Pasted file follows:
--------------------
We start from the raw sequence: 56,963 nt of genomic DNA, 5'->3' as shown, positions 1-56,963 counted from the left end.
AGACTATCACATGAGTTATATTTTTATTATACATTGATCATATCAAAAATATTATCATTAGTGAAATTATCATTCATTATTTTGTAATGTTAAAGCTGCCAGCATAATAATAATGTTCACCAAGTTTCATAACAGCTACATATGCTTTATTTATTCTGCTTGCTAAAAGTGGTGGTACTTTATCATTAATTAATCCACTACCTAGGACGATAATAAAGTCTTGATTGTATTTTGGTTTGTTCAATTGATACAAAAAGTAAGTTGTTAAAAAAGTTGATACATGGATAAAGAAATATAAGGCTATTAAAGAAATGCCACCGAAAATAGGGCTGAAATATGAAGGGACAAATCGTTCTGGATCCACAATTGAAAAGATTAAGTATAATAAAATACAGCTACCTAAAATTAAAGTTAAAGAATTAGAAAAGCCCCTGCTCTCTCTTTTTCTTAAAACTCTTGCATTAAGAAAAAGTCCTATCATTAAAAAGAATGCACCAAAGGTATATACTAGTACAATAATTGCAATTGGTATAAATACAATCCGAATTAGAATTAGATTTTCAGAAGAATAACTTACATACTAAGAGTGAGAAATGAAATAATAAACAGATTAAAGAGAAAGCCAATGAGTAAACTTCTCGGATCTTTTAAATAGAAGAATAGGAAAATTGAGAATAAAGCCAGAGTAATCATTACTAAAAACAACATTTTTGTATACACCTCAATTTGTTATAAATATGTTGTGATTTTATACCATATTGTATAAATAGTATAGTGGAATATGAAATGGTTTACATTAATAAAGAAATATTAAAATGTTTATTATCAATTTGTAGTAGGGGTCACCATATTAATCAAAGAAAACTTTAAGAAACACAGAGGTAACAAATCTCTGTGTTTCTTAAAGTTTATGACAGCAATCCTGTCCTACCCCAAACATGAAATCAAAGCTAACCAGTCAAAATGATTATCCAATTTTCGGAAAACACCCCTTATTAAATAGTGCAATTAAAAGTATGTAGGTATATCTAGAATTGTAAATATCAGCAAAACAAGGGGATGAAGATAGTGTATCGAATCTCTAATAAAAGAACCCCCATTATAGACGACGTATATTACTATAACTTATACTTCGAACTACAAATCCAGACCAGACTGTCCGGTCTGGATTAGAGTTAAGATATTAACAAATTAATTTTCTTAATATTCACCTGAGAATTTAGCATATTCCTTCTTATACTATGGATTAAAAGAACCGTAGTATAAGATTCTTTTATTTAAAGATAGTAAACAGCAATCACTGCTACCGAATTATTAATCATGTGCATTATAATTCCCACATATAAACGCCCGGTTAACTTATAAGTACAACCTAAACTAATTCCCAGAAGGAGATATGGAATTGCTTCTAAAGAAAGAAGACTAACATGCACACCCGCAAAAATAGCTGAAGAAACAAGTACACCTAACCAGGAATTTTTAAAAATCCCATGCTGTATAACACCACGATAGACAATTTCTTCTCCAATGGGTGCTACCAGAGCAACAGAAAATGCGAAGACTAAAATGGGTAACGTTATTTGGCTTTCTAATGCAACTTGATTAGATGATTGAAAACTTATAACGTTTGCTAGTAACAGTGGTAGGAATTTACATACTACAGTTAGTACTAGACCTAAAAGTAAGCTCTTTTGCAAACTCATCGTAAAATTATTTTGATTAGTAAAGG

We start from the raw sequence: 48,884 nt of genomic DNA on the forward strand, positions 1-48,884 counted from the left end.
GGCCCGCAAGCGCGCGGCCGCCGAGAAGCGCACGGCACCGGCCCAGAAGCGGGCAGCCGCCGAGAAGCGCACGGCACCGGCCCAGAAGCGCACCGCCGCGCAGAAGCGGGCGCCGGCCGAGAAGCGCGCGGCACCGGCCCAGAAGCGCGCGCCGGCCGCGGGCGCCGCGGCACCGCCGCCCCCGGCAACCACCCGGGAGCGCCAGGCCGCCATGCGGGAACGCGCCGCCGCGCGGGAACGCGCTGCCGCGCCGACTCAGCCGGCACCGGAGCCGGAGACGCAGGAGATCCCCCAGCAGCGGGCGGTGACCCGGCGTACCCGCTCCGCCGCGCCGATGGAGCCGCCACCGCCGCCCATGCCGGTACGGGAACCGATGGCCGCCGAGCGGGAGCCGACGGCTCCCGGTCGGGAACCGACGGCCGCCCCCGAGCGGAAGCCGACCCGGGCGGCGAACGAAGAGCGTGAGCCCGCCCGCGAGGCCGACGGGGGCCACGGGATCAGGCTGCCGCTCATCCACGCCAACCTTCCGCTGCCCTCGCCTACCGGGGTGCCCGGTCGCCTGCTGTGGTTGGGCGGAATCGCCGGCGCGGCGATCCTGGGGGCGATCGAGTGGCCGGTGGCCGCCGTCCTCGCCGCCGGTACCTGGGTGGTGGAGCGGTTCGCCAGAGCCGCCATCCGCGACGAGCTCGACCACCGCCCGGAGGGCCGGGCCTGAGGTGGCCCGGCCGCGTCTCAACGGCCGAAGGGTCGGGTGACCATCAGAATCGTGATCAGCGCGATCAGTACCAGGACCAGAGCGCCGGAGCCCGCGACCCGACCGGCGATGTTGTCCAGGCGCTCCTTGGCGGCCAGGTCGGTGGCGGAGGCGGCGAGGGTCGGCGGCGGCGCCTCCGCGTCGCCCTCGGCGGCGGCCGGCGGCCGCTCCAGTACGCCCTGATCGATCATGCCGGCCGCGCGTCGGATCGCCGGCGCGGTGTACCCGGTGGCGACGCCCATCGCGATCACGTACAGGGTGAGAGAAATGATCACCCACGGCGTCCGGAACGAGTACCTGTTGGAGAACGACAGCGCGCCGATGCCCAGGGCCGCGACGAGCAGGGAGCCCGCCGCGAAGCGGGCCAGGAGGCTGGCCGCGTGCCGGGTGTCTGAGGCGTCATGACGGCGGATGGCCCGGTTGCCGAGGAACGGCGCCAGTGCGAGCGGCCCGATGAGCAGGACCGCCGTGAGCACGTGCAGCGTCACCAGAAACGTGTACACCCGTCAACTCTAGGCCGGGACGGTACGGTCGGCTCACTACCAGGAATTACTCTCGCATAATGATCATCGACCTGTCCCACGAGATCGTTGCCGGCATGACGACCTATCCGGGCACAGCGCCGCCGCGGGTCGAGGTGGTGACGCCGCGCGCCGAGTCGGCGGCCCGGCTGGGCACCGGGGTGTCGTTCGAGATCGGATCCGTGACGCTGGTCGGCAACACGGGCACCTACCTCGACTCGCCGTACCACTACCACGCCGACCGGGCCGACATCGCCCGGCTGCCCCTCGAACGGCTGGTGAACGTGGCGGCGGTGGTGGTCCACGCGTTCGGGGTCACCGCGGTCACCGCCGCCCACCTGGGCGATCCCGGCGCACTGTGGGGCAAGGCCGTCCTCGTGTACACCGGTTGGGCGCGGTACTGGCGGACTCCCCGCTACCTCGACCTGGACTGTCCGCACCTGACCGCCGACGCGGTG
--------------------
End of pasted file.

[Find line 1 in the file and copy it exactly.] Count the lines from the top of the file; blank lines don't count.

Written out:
We start from the raw sequence: 56,963 nt of genomic DNA, 5'->3' as shown, positions 1-56,963 counted from the left end.